Firing signal current passes along a firing path that includes electrode 80, bridge wire 81, ignition cup sub-assembly 82, second electrically-conductive cylindrical sleeve 85, diode D1 and head assembly holder 53 (FIG. 6B).
 FIG. 7A illustrates rear tracer contact 69, which comprises primer flash tube 54, primer flash tube end closure 100, non-conducting forward end retainer 101 with longitudinal slot 102 containing conductor 68, non-conducting (e.g., cardboard) guide tube/funnel 104, non-conducting plug 105, electrically-conductive plug 106 with connector post 107, electrically-conductive spring-loaded connector 110, electrically-conductive disk 111, and tracer unit 61A with electrically-conductive tracer container 61 and tracer compound 62. The incoming setting signal from head assembly contact 67 is carried by conductor 68 and enters rear tracer contact 69 at connector post 107. Thereafter it travels through electrically-conductive plug 106, electrically-conductive spring-loaded connector 110, electrically-conductive disk 111, electrically-conductive tracer container 61 and onwards to forward tracer contact 70.
 In FIG. 7A, the setting signal is insulated from metallic primer flash tube 54 and metallic primer flash tube end closure 100 by non-conductive forward end retainer 101 and non-conductive (typically plastic) plug 105. Electrically-conductive spring-loaded connector 110 is compressed to ensure a positive contact with electrically-conductive plug 106 at one end and with electrically-conductive disk 111 at the other end. The setting signal is constrained to pass through electrically-conductive spring-loaded connector 110 by non-conducting forward end retainer 101. Electrically-conductive disk 111 is included to prevent electrically-conductive spring-loaded connector 110 from damaging the thin end wall of electrically-conductive tracer container 61. The side wall of said tracer container 61 is much thicker in most instances.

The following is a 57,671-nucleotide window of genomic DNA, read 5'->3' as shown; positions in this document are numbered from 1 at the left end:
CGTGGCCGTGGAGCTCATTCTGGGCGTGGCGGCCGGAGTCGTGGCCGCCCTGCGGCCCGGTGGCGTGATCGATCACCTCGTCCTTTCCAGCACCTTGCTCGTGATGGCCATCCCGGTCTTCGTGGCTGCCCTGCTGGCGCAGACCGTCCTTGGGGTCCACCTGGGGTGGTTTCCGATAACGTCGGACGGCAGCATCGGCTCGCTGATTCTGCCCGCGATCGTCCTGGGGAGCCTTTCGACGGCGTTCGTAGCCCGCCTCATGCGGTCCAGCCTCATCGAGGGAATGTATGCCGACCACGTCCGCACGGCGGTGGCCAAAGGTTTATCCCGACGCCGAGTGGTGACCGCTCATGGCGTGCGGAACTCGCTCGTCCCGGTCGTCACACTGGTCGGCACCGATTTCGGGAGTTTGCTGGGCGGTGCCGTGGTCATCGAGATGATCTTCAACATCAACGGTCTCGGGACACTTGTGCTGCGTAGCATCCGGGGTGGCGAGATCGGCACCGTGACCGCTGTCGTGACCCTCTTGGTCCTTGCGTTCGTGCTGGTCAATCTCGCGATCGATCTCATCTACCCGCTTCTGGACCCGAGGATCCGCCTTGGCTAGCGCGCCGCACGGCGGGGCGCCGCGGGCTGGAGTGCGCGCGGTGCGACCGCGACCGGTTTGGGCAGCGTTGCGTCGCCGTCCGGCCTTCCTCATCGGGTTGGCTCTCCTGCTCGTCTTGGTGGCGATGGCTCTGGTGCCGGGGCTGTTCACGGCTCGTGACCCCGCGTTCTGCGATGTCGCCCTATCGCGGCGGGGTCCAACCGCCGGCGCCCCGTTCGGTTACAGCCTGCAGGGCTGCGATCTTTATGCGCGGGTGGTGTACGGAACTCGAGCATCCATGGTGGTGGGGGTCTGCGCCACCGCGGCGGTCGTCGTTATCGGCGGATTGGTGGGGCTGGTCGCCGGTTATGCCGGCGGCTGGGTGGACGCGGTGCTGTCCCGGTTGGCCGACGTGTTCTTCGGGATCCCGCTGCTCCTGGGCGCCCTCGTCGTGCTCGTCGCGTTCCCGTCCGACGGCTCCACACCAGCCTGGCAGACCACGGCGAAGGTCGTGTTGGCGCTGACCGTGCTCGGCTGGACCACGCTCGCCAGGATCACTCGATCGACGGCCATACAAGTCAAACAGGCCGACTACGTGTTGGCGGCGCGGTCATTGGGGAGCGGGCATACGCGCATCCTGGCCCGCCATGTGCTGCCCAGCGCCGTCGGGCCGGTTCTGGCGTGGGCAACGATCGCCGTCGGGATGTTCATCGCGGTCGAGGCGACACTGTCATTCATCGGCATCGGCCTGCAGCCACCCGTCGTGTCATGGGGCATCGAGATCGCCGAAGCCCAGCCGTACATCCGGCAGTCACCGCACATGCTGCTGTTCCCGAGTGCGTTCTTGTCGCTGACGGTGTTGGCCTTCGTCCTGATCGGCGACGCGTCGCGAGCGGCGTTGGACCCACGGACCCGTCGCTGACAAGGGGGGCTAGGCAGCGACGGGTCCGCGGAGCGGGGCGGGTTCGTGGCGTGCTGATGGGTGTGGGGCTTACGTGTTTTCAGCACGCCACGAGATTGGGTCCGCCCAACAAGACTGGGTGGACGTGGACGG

FIG. 7B illustrates, prior to insertion of tracer unit 61A, tracer seat 112, which is formed by non-conducting guide tube/funnel 104, and electrically-conductive disk 111 (adjacent to and in contact with electrically-conductive spring-loaded connector 110). As explained in more detail at FIG. 10 below, tracer unit 61A is inserted into tracer seat 112 during final assembly of cartridge 50.
 FIG. 8A illustrates forward tracer contact 70, which comprises tracer unit 61 A with electrically-conductive tracer container 61 containing tracer compound 62, tracer base 120, non-conducting guide tube/funnel 104, non-conducting high-pressure washer 121, non-conducting nut 122, electrically-conductive spring-loaded connector 123 located in conduit 71, threaded non-conducting sleeve 124, insulated electrically-conductive high-pressure seal 125, connector post 126, and conductor 72. Threaded non-conductive sleeve 124 holds electrically-conductive spring-loaded connector 123 within its hollow core and ensures that insulated electrically-conductive high-pressure seal 125 is firmly seated in place by being screwed into projectile base 58 of projectile 57. The insulation for electrically-conductive high-pressure seal 125 may be provided, for example, by a non-conductive conical outer surface 127.